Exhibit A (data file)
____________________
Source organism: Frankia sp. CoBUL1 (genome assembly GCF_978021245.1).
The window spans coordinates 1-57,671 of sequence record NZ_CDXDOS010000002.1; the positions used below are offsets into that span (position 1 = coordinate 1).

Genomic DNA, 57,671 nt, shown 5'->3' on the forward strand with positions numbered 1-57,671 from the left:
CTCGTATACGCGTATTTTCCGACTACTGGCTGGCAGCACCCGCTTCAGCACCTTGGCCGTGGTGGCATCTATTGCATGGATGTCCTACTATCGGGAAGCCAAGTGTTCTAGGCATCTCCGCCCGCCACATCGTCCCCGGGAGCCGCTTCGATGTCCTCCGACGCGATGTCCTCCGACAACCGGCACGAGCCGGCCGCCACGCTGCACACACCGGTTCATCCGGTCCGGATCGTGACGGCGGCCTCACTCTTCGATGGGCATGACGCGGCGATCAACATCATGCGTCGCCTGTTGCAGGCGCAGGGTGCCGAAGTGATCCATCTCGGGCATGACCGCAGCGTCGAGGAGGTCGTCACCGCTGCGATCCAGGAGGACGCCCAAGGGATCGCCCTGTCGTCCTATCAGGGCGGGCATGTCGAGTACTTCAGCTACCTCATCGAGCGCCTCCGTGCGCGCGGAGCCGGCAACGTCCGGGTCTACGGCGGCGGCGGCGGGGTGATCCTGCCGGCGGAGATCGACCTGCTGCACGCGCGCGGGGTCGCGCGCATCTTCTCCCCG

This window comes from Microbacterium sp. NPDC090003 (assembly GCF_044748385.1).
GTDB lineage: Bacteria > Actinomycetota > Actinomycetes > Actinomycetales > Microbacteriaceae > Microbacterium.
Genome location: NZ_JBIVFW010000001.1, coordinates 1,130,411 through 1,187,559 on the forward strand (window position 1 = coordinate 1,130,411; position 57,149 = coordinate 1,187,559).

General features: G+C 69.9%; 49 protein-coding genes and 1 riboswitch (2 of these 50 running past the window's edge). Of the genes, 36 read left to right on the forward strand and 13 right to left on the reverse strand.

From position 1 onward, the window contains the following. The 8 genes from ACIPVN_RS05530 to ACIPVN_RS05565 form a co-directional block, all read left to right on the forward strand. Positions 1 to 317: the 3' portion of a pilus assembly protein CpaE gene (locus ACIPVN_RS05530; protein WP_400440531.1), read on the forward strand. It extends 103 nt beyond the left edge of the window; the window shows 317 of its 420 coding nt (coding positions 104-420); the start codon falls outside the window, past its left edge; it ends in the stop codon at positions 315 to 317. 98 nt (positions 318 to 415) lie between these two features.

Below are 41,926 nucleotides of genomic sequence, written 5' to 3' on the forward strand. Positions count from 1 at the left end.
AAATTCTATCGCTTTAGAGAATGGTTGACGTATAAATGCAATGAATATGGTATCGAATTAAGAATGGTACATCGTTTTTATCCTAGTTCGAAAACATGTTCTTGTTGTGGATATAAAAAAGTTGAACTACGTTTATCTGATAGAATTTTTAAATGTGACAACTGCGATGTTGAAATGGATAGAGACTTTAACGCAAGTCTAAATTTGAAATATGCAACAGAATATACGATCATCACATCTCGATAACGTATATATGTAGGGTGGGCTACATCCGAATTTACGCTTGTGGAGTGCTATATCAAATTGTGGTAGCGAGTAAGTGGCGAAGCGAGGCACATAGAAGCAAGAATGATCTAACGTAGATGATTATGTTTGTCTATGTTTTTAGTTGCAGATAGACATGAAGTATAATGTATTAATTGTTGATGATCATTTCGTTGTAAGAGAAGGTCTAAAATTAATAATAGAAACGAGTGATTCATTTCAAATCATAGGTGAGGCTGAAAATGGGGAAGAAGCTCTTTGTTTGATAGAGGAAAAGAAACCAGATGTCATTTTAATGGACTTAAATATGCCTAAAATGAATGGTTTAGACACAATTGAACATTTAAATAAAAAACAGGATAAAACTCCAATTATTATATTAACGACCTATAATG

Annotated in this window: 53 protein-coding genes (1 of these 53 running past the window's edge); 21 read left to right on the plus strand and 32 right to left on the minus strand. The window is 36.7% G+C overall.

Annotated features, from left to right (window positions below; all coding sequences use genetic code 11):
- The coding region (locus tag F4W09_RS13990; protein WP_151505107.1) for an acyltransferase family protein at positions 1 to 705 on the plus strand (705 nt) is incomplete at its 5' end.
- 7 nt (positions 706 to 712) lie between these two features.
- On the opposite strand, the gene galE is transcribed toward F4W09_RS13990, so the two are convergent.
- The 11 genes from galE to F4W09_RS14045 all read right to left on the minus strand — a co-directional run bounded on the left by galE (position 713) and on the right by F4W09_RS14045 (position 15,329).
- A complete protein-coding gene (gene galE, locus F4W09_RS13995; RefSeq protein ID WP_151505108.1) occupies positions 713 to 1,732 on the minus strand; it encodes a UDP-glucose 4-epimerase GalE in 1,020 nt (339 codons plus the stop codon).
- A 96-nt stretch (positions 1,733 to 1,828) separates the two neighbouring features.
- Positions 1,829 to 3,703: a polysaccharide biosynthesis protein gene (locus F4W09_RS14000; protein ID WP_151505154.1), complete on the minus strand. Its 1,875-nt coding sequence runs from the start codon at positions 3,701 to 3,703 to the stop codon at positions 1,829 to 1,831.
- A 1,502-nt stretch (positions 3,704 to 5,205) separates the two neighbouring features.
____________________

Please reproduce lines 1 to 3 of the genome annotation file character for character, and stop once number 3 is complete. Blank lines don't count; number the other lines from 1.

Source organism: Frankia sp. CoBUL1 (genome assembly GCF_978021245.1).
The window spans coordinates 1-57,671 of sequence record NZ_CDXDOS010000002.1; the positions used below are offsets into that span (position 1 = coordinate 1).

Genomic DNA, 57,671 nt, shown 5'->3' on the forward strand with positions numbered 1-57,671 from the left: